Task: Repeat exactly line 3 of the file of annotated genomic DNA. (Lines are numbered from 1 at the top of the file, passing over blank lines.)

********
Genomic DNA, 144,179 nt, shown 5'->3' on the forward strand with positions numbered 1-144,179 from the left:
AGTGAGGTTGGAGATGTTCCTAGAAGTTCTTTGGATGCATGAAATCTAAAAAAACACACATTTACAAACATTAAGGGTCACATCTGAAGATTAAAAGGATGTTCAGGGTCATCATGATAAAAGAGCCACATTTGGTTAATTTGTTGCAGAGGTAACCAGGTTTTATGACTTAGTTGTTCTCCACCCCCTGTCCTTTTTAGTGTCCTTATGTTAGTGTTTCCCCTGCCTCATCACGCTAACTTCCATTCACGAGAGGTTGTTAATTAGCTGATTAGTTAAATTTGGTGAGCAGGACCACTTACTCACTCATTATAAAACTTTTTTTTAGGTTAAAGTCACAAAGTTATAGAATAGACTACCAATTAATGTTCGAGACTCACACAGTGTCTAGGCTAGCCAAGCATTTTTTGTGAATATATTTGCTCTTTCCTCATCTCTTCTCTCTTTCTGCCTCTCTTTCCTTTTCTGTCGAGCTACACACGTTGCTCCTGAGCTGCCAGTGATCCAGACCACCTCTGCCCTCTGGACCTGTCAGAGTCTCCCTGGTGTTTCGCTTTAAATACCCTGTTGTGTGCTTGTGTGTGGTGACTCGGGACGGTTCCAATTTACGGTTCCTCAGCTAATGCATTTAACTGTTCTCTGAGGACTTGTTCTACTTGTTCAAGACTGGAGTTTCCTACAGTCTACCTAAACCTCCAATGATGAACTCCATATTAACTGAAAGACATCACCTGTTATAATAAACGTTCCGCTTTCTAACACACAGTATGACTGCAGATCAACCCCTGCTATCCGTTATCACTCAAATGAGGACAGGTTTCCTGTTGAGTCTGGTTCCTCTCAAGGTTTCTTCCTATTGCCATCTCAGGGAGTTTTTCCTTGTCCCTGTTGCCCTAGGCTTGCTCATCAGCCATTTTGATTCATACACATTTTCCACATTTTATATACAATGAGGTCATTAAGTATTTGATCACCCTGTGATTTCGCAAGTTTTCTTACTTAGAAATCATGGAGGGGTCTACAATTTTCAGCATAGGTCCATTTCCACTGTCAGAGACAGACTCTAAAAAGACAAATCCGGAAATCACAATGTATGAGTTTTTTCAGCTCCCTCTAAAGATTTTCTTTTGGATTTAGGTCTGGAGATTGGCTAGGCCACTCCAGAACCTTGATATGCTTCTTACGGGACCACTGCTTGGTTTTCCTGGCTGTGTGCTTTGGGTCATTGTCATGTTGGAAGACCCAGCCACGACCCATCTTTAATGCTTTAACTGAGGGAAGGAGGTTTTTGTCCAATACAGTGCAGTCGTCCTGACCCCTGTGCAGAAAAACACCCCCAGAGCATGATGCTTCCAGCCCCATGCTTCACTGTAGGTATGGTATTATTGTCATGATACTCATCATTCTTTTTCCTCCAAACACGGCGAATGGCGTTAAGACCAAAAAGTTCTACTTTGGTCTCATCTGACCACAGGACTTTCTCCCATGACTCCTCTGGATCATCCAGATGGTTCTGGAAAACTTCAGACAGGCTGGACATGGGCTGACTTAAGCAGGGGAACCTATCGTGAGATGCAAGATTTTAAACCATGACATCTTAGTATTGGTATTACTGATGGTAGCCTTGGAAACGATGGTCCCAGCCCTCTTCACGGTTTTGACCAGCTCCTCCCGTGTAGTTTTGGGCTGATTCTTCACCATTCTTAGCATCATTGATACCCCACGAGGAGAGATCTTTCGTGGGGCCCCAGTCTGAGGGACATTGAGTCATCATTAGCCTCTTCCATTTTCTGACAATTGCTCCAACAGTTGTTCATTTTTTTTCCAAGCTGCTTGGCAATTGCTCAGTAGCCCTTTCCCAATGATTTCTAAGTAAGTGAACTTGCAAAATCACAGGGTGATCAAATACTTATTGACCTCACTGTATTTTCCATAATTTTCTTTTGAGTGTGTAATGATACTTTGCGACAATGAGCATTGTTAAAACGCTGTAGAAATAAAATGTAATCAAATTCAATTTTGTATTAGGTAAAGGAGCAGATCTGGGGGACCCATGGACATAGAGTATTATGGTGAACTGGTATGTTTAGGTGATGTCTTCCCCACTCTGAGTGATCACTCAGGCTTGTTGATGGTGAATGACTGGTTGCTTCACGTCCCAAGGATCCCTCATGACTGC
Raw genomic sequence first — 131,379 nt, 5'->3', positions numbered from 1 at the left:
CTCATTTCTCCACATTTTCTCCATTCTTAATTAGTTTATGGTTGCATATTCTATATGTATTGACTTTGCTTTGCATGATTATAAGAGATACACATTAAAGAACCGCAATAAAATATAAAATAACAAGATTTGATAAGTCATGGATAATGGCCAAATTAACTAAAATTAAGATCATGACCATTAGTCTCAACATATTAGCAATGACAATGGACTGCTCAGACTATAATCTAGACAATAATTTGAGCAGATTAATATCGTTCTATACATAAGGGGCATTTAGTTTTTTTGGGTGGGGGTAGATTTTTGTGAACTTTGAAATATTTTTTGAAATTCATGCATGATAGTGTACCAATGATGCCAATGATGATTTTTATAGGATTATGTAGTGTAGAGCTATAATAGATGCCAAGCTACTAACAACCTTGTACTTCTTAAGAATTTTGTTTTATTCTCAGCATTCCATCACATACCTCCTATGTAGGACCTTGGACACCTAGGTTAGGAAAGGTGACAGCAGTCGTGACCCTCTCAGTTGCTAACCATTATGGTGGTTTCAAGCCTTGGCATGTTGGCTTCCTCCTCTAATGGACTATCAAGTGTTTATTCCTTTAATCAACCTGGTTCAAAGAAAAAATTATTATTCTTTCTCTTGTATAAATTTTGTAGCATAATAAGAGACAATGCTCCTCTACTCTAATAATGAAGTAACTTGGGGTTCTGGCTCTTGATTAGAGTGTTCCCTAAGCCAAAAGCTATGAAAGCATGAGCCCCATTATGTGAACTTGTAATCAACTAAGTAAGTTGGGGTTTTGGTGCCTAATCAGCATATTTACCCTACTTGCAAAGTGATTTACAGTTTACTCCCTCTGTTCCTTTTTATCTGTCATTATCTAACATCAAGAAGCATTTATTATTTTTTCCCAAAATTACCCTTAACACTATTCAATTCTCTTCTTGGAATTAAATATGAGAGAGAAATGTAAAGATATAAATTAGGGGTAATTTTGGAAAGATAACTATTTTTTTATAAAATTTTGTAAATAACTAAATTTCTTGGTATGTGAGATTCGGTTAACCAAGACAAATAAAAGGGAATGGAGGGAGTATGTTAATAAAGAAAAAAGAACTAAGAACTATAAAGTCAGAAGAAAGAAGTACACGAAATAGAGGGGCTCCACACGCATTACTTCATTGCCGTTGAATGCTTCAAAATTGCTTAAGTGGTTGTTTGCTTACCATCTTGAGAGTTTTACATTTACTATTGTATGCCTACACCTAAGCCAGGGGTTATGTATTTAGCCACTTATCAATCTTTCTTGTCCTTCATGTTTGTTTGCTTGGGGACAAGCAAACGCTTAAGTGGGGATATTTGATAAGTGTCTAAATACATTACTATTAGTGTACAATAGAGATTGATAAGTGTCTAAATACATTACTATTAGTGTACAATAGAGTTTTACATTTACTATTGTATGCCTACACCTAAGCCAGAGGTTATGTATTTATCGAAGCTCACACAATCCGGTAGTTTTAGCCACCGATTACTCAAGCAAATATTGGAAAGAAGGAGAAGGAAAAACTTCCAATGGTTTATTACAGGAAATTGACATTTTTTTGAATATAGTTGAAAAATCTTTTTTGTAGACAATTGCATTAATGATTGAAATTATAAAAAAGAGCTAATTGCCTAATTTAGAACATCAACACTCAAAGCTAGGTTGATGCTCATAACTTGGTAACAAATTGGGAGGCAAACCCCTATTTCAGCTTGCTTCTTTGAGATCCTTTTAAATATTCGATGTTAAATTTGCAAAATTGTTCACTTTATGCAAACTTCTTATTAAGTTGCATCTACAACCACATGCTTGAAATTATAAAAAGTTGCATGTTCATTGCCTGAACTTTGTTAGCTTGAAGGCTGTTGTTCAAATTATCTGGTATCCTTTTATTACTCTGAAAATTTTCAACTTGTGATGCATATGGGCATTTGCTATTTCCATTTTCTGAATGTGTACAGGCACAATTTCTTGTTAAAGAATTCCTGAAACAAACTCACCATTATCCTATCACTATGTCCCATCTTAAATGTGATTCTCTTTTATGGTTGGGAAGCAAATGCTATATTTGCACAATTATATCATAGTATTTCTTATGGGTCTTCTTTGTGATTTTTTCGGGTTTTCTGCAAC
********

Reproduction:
Raw genomic sequence first — 131,379 nt, 5'->3', positions numbered from 1 at the left: